Epilogue: Very nicely done event. In spite of lack of scenery – except in the park – the course really is nicely thought out and a good one. Very nice opening ceremony with some very moving words from a colon cancer survivor, and a moment of silence for anyone with cancer and lost to cancer.  There was also a group photo taken of all the colon cancer survivors attending.  Post-race goodies were great. There was a choice of about 6 different kinds of breakfast tacos, all kinds of energy/nutrition bars, coffee, water, bananas and other fruit, and I forget what else, but a nice selection. Very nice quality race shirt and very nice age-group medals.  Nice venue too; this is one nice park to just sit and relax in, it is very peaceful.  I have done this race several times in the past and will continue to do so in the future. I would certainly recommend it to others.  Great cause, and a really nice group of organizers, volunteers, and participants.

Mucho Thanks To: All the organizers and volunteers who got everything done so we participants can do this event; Morgan’s Wonderland operators for the use of the park; the police officers there for our safety, and any medical staff that was there; our MC who did a really fine job; and to our speaker at the opening ceremonies; very moving and very wise words; iaap race company for the course set-up, timing, results, etc; and anyone else involved I may not have mentioned here.  Thank you all so very much!  See you at the next one!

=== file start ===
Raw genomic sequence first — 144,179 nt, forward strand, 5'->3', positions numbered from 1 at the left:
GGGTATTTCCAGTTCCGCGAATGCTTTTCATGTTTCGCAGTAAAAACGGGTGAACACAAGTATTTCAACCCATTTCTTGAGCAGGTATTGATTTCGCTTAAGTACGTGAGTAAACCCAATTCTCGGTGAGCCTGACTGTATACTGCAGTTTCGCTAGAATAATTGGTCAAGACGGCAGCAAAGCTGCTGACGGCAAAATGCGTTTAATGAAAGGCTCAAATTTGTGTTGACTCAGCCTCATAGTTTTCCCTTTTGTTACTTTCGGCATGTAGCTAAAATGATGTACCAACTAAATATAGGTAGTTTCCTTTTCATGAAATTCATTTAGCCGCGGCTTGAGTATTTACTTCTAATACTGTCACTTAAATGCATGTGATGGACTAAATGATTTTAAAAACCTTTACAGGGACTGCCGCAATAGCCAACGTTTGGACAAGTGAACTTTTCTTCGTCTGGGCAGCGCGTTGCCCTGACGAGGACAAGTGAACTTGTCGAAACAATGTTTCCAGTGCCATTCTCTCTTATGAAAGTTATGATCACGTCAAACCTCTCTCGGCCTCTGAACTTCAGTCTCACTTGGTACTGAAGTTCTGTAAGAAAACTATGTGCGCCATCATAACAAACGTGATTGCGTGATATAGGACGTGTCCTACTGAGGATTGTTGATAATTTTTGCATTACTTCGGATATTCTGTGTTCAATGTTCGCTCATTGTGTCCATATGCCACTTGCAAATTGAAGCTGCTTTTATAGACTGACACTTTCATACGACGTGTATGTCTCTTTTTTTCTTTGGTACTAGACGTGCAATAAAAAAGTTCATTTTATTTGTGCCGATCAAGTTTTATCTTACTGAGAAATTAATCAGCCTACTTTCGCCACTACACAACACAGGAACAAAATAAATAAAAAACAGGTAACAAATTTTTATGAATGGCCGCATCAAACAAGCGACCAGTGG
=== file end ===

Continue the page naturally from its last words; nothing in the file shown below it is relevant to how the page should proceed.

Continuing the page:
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2021 Race 38 Battle of Hillotes 5K

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BEFORE MY START: My 38th race of 2021 was the Battle of Hillotes 5K, held on Oct 9 in Helotes.  This is one of the races in the Alamo Beer Series, a series of 4 events put on by local running company Scallywompus, with Tony Garcia as race director. Participants can sign up for each one individually or sign up for all 4  as a bundle of races and get a nice discount.  For this one, the 3rd in the series, there was a half-marathon, a 10K, and a 5K, with half-marathoners starting first; then the 10K; and then the 5K.  Start/finish line was in a large open field in front of El Chapparal restaurant.  I planned to get there early to get some photos of my friends doing their respective races, but after left home to go to the races, the brain light bulb clicked on and I realized I had left my race bib at home.  Insert here Homer Simpson doing his “DOH!” thing.  So back home to get my bib. When I did get to the race area, the half marathon folks had already started, so I chatted with, and got some photos of, some of the 10K and 5K folks before we all started.